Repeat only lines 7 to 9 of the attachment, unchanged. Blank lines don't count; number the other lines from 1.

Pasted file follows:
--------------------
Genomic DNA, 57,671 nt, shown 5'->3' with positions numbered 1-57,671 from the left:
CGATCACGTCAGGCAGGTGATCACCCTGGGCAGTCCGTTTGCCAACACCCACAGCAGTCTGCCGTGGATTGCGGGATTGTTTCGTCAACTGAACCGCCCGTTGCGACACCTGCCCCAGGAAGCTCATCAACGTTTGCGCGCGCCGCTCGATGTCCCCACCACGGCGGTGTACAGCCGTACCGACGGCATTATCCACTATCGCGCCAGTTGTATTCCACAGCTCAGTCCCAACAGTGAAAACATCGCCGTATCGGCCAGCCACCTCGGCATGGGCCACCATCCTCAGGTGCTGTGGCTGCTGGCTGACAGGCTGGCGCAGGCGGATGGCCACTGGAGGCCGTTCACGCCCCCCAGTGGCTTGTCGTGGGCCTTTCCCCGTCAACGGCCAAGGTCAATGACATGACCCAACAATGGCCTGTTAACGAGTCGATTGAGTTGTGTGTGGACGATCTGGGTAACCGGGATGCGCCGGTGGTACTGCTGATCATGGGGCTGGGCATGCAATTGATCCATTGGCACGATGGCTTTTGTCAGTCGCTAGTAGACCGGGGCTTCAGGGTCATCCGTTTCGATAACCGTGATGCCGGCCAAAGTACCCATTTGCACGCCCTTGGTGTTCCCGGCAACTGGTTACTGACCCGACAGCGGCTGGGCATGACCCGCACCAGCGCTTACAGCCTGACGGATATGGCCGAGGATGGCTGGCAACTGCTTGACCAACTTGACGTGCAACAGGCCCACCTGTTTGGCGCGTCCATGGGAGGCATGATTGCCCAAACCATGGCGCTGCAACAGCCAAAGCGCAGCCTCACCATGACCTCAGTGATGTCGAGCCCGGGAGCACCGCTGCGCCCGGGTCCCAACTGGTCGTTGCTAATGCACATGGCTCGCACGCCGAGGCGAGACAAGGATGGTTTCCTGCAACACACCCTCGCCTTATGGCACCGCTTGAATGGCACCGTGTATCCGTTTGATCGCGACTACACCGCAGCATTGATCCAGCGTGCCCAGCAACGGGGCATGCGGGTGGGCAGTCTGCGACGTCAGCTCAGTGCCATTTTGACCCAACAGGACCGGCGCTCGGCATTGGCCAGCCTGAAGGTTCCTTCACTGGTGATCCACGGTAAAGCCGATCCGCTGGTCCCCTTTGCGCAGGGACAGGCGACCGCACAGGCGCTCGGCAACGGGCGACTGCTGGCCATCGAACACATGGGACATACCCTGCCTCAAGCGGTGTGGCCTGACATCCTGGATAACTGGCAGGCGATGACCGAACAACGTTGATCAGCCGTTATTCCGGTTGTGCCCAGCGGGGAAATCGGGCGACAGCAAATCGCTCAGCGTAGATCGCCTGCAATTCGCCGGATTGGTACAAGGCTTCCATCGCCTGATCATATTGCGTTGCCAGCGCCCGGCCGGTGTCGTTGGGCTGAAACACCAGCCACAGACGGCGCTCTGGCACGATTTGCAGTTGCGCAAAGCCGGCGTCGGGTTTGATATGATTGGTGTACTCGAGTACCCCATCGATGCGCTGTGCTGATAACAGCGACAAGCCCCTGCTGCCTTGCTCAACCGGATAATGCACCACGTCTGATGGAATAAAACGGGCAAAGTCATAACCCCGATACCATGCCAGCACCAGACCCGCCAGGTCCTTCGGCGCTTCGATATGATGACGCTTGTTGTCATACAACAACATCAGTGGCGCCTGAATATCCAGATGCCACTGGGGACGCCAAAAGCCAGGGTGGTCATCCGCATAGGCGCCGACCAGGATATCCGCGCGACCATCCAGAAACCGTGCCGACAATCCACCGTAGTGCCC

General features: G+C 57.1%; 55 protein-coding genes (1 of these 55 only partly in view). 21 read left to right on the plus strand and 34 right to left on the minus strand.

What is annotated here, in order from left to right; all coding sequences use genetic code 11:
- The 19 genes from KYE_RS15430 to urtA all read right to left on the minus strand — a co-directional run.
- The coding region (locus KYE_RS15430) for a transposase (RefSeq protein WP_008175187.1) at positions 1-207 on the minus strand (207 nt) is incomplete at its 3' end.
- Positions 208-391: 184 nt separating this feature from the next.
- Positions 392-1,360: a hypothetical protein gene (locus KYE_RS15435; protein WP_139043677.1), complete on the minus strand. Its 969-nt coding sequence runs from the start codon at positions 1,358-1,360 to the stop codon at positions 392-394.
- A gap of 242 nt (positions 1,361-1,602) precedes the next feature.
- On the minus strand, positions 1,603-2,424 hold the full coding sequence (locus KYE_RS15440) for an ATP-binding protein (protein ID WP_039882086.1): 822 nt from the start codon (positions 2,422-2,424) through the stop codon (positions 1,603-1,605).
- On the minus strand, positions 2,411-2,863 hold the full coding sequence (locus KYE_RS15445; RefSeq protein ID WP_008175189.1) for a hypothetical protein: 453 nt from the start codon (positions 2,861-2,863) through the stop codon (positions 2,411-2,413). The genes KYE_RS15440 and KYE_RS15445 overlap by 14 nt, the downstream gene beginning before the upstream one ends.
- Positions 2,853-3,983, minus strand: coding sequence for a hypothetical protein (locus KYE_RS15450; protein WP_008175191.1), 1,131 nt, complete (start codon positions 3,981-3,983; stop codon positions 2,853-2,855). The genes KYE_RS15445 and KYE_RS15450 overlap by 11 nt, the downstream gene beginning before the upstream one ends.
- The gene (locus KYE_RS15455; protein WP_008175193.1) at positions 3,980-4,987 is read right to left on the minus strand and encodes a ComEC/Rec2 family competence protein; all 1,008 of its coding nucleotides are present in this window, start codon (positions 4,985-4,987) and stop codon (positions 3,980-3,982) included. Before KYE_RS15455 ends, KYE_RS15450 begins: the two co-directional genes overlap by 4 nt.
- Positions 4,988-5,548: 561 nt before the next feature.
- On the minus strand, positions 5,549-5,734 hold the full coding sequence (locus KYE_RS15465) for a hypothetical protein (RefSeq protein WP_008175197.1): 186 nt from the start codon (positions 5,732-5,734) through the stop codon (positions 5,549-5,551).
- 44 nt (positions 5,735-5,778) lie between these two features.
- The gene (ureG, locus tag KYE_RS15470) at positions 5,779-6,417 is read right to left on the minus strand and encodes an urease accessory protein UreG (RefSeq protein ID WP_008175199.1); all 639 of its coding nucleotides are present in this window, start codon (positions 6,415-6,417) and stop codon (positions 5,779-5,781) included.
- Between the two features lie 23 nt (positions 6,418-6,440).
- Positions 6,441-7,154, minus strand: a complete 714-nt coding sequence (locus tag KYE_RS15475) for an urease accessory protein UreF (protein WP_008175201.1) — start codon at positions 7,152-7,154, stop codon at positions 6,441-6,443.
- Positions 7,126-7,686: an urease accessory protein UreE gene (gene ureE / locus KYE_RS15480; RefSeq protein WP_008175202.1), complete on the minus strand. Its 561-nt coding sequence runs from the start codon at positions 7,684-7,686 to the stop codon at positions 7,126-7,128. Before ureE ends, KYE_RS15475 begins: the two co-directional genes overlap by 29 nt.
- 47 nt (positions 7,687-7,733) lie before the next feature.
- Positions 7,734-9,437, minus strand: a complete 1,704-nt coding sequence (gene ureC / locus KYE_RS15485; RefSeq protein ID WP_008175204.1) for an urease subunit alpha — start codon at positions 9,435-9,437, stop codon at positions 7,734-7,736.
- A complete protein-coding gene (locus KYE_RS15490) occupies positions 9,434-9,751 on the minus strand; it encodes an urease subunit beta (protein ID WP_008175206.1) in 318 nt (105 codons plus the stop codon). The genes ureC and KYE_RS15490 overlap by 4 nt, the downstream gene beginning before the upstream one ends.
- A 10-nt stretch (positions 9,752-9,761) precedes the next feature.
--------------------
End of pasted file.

- Positions 208-391: 184 nt separating this feature from the next.
- Positions 392-1,360: a hypothetical protein gene (locus KYE_RS15435; protein WP_139043677.1), complete on the minus strand. Its 969-nt coding sequence runs from the start codon at positions 1,358-1,360 to the stop codon at positions 392-394.
- A gap of 242 nt (positions 1,361-1,602) precedes the next feature.